1 FISCAL STUDIES, vol. 35, no. 1, pp (2014) A Wealth Tax on the Rich to Bring Down Public Debt? Revenue and Distributional Effects of a Capital Levy in Germany* STEFAN BACH, MARTIN BEZNOSKA and VIKTOR STEINER DIW Berlin DIW Berlin; Freie Universität Berlin Freie Universität Berlin Abstract The idea of higher wealth taxes to finance the mounting public debt in the wake of the financial crisis is gaining ground in several OECD countries. We evaluate the revenue and distributional effects of a one-time capital levy on personal net wealth that is currently on the political agenda in Germany. We use survey data from the German Socio-Economic Panel (SOEP) and estimate the net wealth distribution at the very top, based on publiclyavailable information about very rich Germans. Since net wealth is strongly concentrated, the capital levy could raise substantial revenue, even if relatively high personal allowances are granted. We also analyse the compliance and administrative costs of the capital levy. Policy points In many countries, public debt has spiked to hazardous levels after the financial crisis. *Submitted July The authors would like to thank Jörg Breitung, Markus Grabka, Peter Haan, the anonymous referees, and participants in various seminars for helpful comments and suggestions. The usual disclaimer applies. Keywords: capital levy, wealth distribution, microsimulation. JEL classification numbers: H24, D31, H22.. Published by John Wiley & Sons Ltd, 9600 Garsington Road, Oxford, OX4 2DQ, UK, and 350 Main Street, Malden, MA 02148, USA.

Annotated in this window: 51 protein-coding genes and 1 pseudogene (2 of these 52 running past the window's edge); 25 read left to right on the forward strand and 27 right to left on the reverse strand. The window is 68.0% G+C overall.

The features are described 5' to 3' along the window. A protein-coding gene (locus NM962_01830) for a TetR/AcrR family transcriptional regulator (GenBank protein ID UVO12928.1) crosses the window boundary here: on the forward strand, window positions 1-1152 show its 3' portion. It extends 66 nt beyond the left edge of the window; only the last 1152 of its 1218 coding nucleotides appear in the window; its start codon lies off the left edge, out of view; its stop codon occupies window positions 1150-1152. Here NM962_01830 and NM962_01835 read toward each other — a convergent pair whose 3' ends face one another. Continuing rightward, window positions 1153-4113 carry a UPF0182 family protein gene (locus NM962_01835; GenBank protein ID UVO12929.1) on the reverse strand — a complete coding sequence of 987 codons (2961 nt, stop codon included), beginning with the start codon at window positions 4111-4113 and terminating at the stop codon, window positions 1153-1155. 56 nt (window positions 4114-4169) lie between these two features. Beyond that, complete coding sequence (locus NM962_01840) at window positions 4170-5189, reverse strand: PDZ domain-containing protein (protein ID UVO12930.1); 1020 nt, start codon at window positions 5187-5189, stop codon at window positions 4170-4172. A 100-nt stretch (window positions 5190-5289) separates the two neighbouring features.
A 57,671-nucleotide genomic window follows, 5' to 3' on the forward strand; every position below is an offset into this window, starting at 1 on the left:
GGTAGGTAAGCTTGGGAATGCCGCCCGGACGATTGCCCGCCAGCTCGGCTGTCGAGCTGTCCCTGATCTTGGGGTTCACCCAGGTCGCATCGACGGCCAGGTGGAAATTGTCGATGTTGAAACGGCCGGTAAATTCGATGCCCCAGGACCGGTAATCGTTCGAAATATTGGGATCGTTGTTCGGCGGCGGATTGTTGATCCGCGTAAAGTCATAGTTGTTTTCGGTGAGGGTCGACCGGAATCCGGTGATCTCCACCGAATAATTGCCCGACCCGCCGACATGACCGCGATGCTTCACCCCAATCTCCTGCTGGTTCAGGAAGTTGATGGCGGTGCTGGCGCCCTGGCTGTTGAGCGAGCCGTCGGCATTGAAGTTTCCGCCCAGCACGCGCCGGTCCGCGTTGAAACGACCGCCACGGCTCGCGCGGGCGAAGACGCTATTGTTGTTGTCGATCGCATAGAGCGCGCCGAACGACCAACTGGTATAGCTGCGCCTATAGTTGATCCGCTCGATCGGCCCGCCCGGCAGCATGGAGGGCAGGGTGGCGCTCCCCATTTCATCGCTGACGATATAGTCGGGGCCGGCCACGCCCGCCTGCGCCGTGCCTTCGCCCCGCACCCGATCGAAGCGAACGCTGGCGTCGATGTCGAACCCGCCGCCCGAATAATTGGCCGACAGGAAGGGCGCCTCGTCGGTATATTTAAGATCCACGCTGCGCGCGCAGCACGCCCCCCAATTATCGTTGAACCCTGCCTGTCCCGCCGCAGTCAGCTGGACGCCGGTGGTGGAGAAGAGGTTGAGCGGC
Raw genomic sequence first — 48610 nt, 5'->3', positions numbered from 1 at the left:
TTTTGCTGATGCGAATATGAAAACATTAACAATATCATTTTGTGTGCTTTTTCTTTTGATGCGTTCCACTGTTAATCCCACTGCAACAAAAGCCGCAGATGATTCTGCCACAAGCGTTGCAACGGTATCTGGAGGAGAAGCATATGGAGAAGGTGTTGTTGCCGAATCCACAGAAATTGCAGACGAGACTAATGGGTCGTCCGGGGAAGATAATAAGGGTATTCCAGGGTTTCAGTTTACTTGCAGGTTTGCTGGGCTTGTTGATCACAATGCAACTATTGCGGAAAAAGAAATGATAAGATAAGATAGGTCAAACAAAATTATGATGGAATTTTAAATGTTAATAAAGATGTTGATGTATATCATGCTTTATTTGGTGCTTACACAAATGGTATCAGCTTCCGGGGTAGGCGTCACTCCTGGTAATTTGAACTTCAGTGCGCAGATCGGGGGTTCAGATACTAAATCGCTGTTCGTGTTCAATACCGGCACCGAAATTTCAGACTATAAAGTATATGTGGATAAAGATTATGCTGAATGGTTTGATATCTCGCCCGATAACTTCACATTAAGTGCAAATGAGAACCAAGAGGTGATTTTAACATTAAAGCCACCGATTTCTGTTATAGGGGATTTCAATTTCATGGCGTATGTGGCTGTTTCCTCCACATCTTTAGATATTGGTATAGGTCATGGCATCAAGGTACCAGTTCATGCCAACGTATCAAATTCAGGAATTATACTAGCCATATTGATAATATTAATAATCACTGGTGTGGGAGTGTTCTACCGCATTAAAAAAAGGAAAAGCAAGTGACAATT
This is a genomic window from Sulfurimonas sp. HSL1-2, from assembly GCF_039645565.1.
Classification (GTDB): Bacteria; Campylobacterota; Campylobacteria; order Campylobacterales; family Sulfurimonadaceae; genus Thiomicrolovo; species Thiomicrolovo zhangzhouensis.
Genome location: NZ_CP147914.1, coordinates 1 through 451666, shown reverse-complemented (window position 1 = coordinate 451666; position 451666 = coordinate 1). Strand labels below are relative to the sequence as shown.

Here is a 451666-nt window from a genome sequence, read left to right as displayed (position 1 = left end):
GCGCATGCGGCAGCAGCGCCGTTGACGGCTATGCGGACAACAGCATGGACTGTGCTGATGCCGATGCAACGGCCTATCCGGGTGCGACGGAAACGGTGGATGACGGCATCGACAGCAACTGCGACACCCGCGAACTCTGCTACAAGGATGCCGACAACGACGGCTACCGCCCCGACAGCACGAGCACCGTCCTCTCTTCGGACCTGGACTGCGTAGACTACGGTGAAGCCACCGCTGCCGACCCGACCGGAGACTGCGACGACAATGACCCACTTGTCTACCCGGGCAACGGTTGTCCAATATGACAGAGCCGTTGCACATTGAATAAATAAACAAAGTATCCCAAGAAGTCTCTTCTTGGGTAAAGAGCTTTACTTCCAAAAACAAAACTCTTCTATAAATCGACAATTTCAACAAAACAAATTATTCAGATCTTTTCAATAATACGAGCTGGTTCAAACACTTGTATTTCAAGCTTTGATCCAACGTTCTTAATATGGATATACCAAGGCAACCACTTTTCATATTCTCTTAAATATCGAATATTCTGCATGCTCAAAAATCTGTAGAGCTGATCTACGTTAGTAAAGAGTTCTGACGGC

2 68 Fiscal Studies A one-time capital levy is one way of financing debt reduction. Personal wealth is strongly concentrated in the top percentiles of the population. A capital levy on personal net wealth could thus raise substantial revenue, even if high personal allowances are granted. I. Introduction The hurricane of the financial crisis has left public budgets in a state of disorder. For the entire OECD, the debt-to-gdp ratio ballooned to a level of 110 per cent in (see Figure 1). Debt ratios will increase further since most of the countries continue to run higher structural deficits. Even in Germany, which recovered quickly from the sharp recession, debt reached 89 per cent of GDP at the end of 2012, representing an increase of 24 percentage points from its level prior to the crisis. FIGURE 1 General government financial balances and liabilities in selected OECD countries, as a percentage of nominal GDP *Figures for 2013 and 2014 are forecasts. Source: OECD, 2013.